Claude McKay’s novel Romance in Marseille deals with queer love, postcolonialism and the legacy of slavery. It also complicates ideas about the Harlem Renaissance, writes Talya Zax.


Claude McKay’s novel Romance in Marseille could hardly sound more contemporary. A black man, Lafala, loses his legs as a result of his white captors’ cruelty, then, in a striking allegory for reparations, receives a compensatory windfall. He takes his new fortune from New York to Marseille, a hub of the African diaspora, and plans to return to West Africa in hopes of undoing his colonial education and reintegrating in the village of his birth. Meanwhile he lives in a sexually liberated working-class milieu, where queer love is accepted as a fact of life, no more subject to judgment than its heterosexual counterpart.

The book’s themes—queerness, the legacy of slavery, postcolonial African identity—are among those at the forefront of literature today. But McKay lived from 1889 to 1948 and was a central figure of the Harlem Renaissance. Now, a century after that movement began, Romance in Marseille will finally be published for the first time Tuesday. Its debut coincides with recent shifts in thinking about the Renaissance, which is increasingly seen as grappling not only with race but also with class, gender, sexuality and nationality.

Romance in Marseille, published by Penguin Classics and edited by Gary Edward Holcomb and William J. Maxwell, is the second of McKay’s posthumous novels to appear in recent years, after the 2017 publication of Amiable With Big Teeth. McKay began writing “Romance in Marseille” in 1929 and put it aside in 1933. It was a practical decision; McKay earned his living from writing, and his editor, Eugene Saxton, who had previously challenged sexually transgressive passages in his books, believed that Romance in Marseille was too shocking to sell.

“He’s writing about the underclass,” said Diana Lachatanere, who oversees McKay’s literary estate through the Faith Childs Literary Agency. That subject placed McKay in conflict with gatekeepers of literary Harlem and specifically W.E.B. Du Bois. It’s no surprise that Romance in Marseille, perhaps McKay’s most complicated examination of marginalized economic and social classes, couldn’t find a publisher during his lifetime. (“Who’s running publishing houses?” Lachatanere asked. “Very staid middle-class people.”) While the novel is in some ways dated, it still, today, feels radical.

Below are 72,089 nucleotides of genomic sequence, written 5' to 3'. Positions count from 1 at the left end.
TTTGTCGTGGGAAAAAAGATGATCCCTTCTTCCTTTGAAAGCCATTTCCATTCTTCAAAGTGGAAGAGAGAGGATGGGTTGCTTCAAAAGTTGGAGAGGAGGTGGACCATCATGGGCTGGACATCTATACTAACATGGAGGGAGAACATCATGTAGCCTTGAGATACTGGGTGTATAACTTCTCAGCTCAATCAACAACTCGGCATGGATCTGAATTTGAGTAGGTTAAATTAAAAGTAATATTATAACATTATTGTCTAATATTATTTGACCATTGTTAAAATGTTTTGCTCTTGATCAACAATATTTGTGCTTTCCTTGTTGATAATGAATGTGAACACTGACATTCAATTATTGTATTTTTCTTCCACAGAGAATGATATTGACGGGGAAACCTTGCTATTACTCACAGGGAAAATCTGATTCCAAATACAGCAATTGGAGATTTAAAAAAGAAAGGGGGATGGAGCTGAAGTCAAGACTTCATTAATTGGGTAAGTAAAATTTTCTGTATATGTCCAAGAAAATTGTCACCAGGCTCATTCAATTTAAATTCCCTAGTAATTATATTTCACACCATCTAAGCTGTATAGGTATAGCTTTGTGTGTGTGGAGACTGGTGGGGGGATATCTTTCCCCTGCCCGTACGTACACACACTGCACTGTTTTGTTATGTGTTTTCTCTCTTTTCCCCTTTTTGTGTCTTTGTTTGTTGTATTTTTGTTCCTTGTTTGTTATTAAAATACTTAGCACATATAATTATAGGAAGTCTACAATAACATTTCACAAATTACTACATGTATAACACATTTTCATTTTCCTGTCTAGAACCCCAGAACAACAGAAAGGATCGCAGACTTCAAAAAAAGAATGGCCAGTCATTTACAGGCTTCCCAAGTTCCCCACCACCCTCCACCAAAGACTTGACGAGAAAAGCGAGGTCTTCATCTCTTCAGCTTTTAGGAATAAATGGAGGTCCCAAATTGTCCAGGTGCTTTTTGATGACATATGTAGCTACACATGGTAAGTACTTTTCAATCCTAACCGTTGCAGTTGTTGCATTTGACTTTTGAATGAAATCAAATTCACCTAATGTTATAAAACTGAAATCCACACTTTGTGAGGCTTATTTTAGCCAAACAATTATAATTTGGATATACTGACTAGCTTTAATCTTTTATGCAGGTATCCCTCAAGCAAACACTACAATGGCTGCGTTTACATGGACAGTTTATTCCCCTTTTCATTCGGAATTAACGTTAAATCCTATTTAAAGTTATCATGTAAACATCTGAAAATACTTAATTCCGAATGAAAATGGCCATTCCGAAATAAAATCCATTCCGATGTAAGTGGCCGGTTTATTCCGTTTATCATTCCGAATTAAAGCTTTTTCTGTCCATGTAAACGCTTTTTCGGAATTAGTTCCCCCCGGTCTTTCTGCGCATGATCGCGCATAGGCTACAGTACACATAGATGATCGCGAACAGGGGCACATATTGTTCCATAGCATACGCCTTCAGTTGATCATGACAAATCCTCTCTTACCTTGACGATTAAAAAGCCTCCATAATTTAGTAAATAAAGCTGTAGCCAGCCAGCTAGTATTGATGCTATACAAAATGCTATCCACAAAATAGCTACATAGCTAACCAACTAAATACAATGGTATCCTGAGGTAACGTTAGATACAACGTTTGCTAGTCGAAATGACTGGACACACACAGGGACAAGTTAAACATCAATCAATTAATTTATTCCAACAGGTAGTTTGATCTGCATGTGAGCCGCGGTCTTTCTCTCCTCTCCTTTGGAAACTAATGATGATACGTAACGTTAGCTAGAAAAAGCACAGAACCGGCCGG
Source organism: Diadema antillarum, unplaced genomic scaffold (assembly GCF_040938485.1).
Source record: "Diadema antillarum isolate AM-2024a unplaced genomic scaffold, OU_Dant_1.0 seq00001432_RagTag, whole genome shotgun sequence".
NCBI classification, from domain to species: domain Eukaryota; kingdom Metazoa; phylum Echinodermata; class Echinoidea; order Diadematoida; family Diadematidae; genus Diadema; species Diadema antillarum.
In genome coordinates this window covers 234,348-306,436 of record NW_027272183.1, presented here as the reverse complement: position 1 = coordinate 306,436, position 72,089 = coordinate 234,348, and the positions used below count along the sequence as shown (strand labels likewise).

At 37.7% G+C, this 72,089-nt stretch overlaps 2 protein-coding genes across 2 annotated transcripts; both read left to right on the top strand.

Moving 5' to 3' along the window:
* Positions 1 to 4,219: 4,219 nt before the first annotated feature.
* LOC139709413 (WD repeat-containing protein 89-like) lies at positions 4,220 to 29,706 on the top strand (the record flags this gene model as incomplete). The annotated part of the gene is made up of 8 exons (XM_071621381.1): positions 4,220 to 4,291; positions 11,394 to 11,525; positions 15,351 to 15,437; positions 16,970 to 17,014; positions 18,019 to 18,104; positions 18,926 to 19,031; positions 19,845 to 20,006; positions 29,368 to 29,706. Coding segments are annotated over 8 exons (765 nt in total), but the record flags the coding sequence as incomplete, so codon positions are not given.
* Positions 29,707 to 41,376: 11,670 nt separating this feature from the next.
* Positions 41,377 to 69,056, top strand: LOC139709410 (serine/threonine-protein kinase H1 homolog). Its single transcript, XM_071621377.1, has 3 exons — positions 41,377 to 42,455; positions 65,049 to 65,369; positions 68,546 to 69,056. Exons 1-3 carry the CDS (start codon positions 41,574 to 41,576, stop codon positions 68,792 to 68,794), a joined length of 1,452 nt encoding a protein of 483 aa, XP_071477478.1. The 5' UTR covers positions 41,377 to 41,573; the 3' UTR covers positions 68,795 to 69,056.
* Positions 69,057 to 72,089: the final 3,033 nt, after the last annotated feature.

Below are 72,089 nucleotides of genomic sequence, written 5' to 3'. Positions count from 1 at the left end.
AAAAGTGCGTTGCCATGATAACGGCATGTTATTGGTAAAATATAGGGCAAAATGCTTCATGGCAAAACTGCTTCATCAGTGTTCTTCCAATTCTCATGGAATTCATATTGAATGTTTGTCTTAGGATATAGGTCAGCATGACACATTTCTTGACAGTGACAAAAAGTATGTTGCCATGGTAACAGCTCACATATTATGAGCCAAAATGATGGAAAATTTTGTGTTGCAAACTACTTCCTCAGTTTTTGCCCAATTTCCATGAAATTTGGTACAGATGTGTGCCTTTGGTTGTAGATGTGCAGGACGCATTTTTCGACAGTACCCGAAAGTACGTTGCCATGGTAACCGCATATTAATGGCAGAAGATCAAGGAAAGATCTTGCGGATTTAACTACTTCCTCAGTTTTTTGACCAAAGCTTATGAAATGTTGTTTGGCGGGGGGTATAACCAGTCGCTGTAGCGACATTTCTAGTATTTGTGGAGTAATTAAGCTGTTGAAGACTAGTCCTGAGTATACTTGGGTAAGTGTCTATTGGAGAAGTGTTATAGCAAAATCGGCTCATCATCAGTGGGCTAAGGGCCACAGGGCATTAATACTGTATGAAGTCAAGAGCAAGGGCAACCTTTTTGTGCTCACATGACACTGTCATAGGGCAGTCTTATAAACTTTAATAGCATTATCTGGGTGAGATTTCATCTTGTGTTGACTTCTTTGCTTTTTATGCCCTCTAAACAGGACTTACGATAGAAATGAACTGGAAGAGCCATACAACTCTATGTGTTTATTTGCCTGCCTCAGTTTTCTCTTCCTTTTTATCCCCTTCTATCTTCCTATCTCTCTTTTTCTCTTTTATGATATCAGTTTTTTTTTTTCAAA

“In recent years, we have taken a much more expansive look at the Harlem Renaissance,” said Venetria K. Patton of Purdue University, who coedited the 2001 anthology Double-Take: A Revisionist Harlem Renaissance Anthology. “The race narrative is still an important aspect of the Renaissance. But there were questions of sexuality, of gender, of how to position oneself in an environment that didn’t see you as equal,” that have historically received less attention.

Why? During the Renaissance, mainstream narratives of the movement were shaped by its complicated relationship with white readers. The Renaissance was made economically possible partially through the patronage of wealthy white individuals like Charlotte Osgood Mason and could therefore be constrained by their interests and their prejudices. Led by figures like Du Bois, many of the Renaissance’s participants saw the movement as a way to address white audiences and encourage them “to reevaluate black lives as being equal,” according to Jean-Christophe Cloutier, co-editor of Amiable With Big Teeth. Efforts to redirect the movement to black audiences, and to write about a wider array of concerns, were largely relegated to the Renaissance’s queer subculture.